Four Saudis who participated in the 2018 killing of columnist Jamal Khashoggi received paramilitary training in the United States the previous year under a contract approved by the US State Department.
The New York Times says training was provided by Tier 1 Group, which is owned by a private equity firm.
Tier 1 Group was founded to train US military personnel.
But as US military training budgets began to shrink, the company searched for new clients.
By 2014, it was beginning to train foreign military units, including Saudis. Its trainers are said to include former employees of the notorious Blackwater mercenary group.
The State Department initially granted the Tier 1 Group a licence for the paramilitary training of the Saudi Royal Guard, starting in 2014 during the Barack Obama administration.
The training continued during at least the first year of former president Donald Trump’s term. Khashoggi, a US resident who wrote opinion columns for the Washington Post was critical of Saudi crown prince Mohammed Bin Salman.
He was killed and dismembered by a team of operatives linked to the prince in the kingdom’s consulate in Istanbul in October 2018.
A US intelligence report in February said the crown prince had approved an operation to capture or kill the journalist.
- Meanwhile the British government is going for Qatar as the partner of choice.
The Royal Air Force (RAF) already has one joint unit with the Qatari air force which was set up last year. It is Britain’s first joint squadron with another nation since the Second World War, when Polish pilots helped fight the Battle of Britain.
The Ministry of Defence announced another squadron with Qatar will be established in September, based at RAF Leeming in Yorkshire.
The scheme, which was agreed earlier this year, will train British and Qatari pilots on Hawk fighter aircraft and enhance “interoperability and coordination between both air forces”.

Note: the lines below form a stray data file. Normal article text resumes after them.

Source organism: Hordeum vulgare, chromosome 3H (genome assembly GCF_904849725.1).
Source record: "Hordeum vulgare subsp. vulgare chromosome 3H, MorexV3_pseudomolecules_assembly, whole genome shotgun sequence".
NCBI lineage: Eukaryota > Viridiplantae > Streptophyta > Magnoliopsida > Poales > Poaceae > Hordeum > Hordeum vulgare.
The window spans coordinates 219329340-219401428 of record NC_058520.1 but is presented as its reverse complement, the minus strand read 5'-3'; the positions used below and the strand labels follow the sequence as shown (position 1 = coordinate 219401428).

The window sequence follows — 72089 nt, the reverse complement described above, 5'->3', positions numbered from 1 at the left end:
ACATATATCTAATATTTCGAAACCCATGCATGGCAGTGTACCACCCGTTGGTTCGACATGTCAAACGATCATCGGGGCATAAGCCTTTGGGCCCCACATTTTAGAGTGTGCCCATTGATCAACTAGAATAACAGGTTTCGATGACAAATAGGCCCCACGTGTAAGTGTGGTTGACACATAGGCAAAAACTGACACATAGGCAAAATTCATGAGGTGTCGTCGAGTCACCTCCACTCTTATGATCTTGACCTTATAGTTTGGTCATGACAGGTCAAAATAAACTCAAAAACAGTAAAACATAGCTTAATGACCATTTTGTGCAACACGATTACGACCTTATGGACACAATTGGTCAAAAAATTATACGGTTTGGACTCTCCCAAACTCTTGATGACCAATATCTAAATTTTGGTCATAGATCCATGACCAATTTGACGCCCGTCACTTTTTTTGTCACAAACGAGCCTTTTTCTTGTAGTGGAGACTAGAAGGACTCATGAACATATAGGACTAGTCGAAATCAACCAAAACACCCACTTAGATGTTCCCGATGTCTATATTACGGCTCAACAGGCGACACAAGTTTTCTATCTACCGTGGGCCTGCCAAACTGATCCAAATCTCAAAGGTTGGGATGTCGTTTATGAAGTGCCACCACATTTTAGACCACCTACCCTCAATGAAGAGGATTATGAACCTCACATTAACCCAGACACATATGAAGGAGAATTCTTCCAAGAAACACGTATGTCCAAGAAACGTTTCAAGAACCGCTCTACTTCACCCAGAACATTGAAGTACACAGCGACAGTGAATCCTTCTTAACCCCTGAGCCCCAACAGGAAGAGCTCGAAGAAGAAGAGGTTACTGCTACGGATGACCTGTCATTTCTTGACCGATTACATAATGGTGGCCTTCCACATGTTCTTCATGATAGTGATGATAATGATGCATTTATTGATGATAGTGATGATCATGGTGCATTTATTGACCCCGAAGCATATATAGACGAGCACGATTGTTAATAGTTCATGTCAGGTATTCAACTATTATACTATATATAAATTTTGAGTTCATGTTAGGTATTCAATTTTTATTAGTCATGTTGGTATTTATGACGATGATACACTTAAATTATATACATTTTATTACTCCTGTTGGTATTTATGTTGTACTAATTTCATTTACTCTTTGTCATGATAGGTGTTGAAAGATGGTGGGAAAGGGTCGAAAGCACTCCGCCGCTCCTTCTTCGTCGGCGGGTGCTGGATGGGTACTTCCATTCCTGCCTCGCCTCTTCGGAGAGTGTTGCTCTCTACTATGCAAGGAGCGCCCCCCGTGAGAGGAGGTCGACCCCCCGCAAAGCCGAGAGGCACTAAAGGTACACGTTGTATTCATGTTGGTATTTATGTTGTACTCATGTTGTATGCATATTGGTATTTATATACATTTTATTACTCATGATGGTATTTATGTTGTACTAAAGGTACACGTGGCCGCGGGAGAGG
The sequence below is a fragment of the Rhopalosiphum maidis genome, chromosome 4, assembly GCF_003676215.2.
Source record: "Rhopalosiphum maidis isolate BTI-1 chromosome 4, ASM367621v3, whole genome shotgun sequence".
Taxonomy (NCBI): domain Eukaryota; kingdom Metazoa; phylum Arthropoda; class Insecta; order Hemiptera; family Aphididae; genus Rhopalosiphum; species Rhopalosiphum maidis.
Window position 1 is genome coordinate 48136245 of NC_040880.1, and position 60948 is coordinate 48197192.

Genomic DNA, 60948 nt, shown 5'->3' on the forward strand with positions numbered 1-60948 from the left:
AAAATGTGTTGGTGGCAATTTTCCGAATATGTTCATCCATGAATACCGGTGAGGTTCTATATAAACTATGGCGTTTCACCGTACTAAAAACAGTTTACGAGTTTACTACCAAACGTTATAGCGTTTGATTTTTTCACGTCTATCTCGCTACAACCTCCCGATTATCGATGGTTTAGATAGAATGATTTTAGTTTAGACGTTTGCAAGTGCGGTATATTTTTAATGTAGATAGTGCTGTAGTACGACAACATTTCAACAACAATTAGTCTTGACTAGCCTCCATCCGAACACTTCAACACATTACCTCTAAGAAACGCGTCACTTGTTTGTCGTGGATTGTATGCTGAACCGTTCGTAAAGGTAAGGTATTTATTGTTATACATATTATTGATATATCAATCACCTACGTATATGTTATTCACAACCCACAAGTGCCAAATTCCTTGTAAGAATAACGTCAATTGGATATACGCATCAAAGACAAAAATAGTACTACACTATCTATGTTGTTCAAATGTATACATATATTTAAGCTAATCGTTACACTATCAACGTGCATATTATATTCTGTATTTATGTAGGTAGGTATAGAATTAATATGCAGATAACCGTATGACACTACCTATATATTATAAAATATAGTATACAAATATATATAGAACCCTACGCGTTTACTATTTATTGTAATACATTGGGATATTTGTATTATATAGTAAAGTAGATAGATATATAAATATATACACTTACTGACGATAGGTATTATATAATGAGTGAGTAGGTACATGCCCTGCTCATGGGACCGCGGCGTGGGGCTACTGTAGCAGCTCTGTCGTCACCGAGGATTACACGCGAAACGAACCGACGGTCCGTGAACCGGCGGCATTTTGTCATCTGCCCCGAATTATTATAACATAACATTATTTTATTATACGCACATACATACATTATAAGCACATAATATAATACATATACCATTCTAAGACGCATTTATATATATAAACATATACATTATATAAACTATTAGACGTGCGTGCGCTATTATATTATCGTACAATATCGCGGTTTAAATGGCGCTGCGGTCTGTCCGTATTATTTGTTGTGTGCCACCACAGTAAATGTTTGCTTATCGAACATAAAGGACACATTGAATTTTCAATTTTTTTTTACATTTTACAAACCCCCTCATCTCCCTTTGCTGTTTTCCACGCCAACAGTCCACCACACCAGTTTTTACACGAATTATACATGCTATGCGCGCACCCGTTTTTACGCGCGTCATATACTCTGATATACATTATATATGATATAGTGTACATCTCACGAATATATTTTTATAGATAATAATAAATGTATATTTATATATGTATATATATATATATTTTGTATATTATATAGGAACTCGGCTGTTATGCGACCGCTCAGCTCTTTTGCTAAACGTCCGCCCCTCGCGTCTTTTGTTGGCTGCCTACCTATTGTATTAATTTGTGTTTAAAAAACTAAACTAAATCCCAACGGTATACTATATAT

The Yorkshire base will permanently host nine Hawk aircraft Britain is selling to the Qataris.
These jets are currently being built by arms corporation BAE Systems at its factory in Warton, Lancashire.
Free after 32 years jail for false murder conviction
A man has walked free from prison after 32 years after his murder conviction was overturned due to new evidence.
Gilbert Poole jr was jailed for the murder of Robert Mejia in 1988 in Detroit, Michigan.
He had always challenged the ruling.
A crucial part of Poole’s conviction was the testimony of Dr Allan Warnick, a clinical professor at the University of Detroit School of Dentistry. He was considered an expert in “bite mark analysis”.
Warnick testified that Poole’s teeth matched a bite mark found on Mejia’s right arm above the elbow.
Warnick also claimed that the odds of anyone other than Poole having made a bite mark appearing on the murder victim were “2.1 billion to one.”
This was a central part of the evidence used to persuade the jury that Poole was guilty.
However, bite mark analysis and the expert witness work of Dr Warnick have since been discredited. Several convictions based on his testimony have been overturned.
Several bloodstains from the crime scene were Type O which matched Mejia’s blood type.
Other crime scene blood was Type A which did not match either the victim or Poole’s blood type. Poole’s blood type is AB and shared by only three percent of the population.
None of this evidence was presented at trial by his legal counsel.